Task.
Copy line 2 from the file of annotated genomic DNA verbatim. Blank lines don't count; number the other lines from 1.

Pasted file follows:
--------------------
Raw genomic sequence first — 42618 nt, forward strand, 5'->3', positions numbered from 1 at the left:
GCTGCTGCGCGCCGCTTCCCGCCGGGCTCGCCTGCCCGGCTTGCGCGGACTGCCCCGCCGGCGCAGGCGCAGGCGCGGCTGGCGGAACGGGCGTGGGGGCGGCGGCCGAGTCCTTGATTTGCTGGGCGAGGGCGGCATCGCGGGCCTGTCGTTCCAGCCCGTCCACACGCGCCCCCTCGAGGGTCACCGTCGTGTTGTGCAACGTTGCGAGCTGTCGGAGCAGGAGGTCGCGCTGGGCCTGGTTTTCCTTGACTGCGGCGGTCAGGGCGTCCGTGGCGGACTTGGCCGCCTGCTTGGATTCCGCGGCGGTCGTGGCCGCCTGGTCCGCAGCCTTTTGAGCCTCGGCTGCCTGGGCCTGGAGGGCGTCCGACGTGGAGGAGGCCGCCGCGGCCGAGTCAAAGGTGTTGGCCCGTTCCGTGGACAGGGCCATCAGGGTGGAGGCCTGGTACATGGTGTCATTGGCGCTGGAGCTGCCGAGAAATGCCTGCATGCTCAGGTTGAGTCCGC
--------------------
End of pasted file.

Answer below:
GCTGCTGCGCGCCGCTTCCCGCCGGGCTCGCCTGCCCGGCTTGCGCGGACTGCCCCGCCGGCGCAGGCGCAGGCGCGGCTGGCGGAACGGGCGTGGGGGCGGCGGCCGAGTCCTTGATTTGCTGGGCGAGGGCGGCATCGCGGGCCTGTCGTTCCAGCCCGTCCACACGCGCCCCCTCGAGGGTCACCGTCGTGTTGTGCAACGTTGCGAGCTGTCGGAGCAGGAGGTCGCGCTGGGCCTGGTTTTCCTTGACTGCGGCGGTCAGGGCGTCCGTGGCGGACTTGGCCGCCTGCTTGGATTCCGCGGCGGTCGTGGCCGCCTGGTCCGCAGCCTTTTGAGCCTCGGCTGCCTGGGCCTGGAGGGCGTCCGACGTGGAGGAGGCCGCCGCGGCCGAGTCAAAGGTGTTGGCCCGTTCCGTGGACAGGGCCATCAGGGTGGAGGCCTGGTACATGGTGTCATTGGCGCTGGAGCTGCCGAGAAATGCCTGCATGCTCAGGTTGAGTCCGC